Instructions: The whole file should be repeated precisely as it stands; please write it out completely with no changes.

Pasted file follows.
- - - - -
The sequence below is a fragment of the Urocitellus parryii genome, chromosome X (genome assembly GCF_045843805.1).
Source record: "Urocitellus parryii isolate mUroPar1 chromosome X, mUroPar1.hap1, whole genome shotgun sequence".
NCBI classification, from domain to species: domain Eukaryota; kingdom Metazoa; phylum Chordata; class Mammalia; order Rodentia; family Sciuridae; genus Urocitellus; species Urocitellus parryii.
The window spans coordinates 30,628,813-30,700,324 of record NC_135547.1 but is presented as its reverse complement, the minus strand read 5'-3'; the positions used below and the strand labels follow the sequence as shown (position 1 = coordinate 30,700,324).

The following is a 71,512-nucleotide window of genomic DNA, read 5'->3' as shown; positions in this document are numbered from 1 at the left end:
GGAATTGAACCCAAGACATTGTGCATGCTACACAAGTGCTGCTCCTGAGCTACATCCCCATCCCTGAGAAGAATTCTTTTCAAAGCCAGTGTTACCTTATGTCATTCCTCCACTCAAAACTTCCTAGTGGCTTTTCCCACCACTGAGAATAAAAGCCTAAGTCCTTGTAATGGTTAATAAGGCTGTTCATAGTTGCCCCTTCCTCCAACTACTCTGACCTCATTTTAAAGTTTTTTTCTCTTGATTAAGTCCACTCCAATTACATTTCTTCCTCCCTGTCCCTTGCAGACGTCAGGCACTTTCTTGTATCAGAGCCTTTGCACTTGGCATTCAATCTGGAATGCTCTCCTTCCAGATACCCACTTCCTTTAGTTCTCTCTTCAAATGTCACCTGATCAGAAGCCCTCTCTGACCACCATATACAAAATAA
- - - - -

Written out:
The sequence below is a fragment of the Urocitellus parryii genome, chromosome X (genome assembly GCF_045843805.1).
Source record: "Urocitellus parryii isolate mUroPar1 chromosome X, mUroPar1.hap1, whole genome shotgun sequence".
NCBI classification, from domain to species: domain Eukaryota; kingdom Metazoa; phylum Chordata; class Mammalia; order Rodentia; family Sciuridae; genus Urocitellus; species Urocitellus parryii.
The window spans coordinates 30,628,813-30,700,324 of record NC_135547.1 but is presented as its reverse complement, the minus strand read 5'-3'; the positions used below and the strand labels follow the sequence as shown (position 1 = coordinate 30,700,324).

The following is a 71,512-nucleotide window of genomic DNA, read 5'->3' as shown; positions in this document are numbered from 1 at the left end:
GGAATTGAACCCAAGACATTGTGCATGCTACACAAGTGCTGCTCCTGAGCTACATCCCCATCCCTGAGAAGAATTCTTTTCAAAGCCAGTGTTACCTTATGTCATTCCTCCACTCAAAACTTCCTAGTGGCTTTTCCCACCACTGAGAATAAAAGCCTAAGTCCTTGTAATGGTTAATAAGGCTGTTCATAGTTGCCCCTTCCTCCAACTACTCTGACCTCATTTTAAAGTTTTTTTCTCTTGATTAAGTCCACTCCAATTACATTTCTTCCTCCCTGTCCCTTGCAGACGTCAGGCACTTTCTTGTATCAGAGCCTTTGCACTTGGCATTCAATCTGGAATGCTCTCCTTCCAGATACCCACTTCCTTTAGTTCTCTCTTCAAATGTCACCTGATCAGAAGCCCTCTCTGACCACCATATACAAAATAA